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post #1 of 7 Old 08-02-2010 Thread Starter
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What is this boat?

I've found what is supposedly a 21ft O'day for $50. But as far as I know (i'm new to sailing) O'day didn't make a 21ft sailboat. Here are a couple pics. Also, do you think it's worth picking up?

Thanks!
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post #2 of 7 Old 08-02-2010
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Looks like an oday, look here for oday info. I did not see that model listed, but then again, O'day made many varieties of boats.

Marty

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post #3 of 7 Old 08-03-2010
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Nothing so expensive as a free boat...

I would take a close (and honest) look at what it would take to make her seaworthy - how is the mast, boom, rigging (standing and running), sails, rudder, tiller, hull, anchor, etc etc. Remember a block can cost $50, and you could need half a dozen - marine paints and varnished are really expensive - so think through everything you'll need to buy to make her shipshape.

Now make a shopping list; use the web to price things up, then add 25% (at least, because there is always the unexpected).

Now estimate the time it'll take you to fix her up, and add at least 50% to that (believe me, it'll be around double what you guess).

Now look at how much it will really cost you, and how much time...then make the call. I restored a boat in a similar condition - it was a labor of love, and I loved doing it - but jump in with your eyes open because it'll probably be a slow and expensive process!

Good luck.
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post #4 of 7 Old 08-03-2010
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That is an Oday Mariner. The Mariner was an 'overnighter' version of the Rhodes 19. They were moderately popular in the mid- 1960's. They sail reasonably well, especially the fin keel version such as this. They were reasonably well constructed for thier day. Some had self-bailing cockpist while other had cockpit grates like the Rhodes 19 and featured full floatation.

The big issues would be the condition of the sails, outboard motor, keel bolts and hull to deck joint, as the rest of the boat was so simple that it unlikely that anything that is wildly expensive to repair.

Jeff


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post #5 of 7 Old 08-03-2010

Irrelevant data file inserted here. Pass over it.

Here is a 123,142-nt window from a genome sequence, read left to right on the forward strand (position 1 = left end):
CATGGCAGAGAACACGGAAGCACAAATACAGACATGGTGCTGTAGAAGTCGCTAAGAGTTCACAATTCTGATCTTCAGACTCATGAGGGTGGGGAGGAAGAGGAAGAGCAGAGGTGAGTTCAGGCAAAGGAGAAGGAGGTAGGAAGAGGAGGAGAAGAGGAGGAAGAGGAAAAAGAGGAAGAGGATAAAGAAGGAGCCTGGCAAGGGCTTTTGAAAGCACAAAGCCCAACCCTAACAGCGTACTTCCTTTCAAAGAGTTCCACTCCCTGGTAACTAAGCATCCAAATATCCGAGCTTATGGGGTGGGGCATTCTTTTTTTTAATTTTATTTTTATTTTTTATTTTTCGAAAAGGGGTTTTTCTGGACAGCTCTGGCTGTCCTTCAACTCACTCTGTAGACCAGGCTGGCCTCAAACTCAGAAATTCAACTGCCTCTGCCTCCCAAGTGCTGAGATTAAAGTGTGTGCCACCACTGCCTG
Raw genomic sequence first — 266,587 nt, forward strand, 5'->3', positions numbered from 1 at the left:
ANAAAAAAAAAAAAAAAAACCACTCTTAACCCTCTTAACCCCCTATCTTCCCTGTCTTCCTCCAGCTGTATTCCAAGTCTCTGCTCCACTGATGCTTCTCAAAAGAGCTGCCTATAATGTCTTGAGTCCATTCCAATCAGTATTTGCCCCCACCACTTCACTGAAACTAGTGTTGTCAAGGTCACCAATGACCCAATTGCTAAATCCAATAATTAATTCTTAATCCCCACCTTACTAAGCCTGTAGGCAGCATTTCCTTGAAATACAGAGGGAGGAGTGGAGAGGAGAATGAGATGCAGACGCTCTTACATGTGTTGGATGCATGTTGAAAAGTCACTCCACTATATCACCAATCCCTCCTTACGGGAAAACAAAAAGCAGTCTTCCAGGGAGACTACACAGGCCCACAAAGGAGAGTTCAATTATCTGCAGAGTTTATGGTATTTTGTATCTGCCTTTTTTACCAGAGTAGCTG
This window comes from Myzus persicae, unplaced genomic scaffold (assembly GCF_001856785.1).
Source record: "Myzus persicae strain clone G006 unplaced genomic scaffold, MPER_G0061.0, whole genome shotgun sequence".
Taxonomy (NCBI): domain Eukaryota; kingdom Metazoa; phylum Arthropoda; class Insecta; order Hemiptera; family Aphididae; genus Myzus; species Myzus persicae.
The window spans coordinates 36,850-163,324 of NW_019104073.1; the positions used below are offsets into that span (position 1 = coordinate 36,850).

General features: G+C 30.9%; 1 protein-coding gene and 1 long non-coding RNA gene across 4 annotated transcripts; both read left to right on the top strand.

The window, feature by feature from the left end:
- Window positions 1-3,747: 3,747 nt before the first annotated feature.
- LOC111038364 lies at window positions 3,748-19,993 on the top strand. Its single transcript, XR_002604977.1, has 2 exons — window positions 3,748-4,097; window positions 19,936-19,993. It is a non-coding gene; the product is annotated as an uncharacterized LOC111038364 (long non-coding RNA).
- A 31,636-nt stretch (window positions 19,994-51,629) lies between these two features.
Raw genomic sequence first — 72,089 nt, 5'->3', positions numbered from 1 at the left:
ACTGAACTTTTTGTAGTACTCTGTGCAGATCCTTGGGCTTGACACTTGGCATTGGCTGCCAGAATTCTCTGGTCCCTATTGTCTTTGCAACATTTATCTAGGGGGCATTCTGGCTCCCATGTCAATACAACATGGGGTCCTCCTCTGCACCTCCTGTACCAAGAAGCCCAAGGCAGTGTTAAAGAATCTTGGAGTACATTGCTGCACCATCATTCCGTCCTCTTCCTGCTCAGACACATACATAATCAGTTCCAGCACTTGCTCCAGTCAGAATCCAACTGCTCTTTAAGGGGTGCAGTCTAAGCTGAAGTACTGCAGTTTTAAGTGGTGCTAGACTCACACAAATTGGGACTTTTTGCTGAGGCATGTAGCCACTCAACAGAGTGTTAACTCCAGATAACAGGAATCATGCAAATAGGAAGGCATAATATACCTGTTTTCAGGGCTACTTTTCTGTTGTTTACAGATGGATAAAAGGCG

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And if the keel is lead it's worth way more than $50.
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post #6 of 7 Old 08-03-2010
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Mariner

Looks like 3300 of them were made from 1960-1980.

Lead keel, could be a fun boat, if it does not need new everything! Otherwise, you could find yourself into the thing n the $10K range with sails, motor, cushions etc.

Marty

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post #7 of 7 Old 08-03-2010
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biggest issue is what comes with it, and how much work you want and are able to do on it.

For $50 I would pick it up and take my time getting her ready for water. it's a small boat, so would be inexpensive to gut and rebuild if that's what you wanted to do.

Critical points to consider are your own abilities and knowledge to do what will need to be done on it. If you have the ability and room to work it can be a very rewarding project, (won't say cheap) if you have no room and have to pay labor to get it going, you'll have enough to buy a couple ready to sail boats wrapped up in it.

Agree with Jeff, it's a small, uncomplicated boat so it would be unlikely to have any complicated and expensive components.

What makes ''project boats" a losing proposition for many is that a lot of people think they need to upgrade everything with top shelf equipment, so when rebuilding, they include all the upgrades and improvements into the cost of the repair. Upgrades are not repairs, and you would have the same expense if you were to buy a ready to sail boat and wanted to install them.
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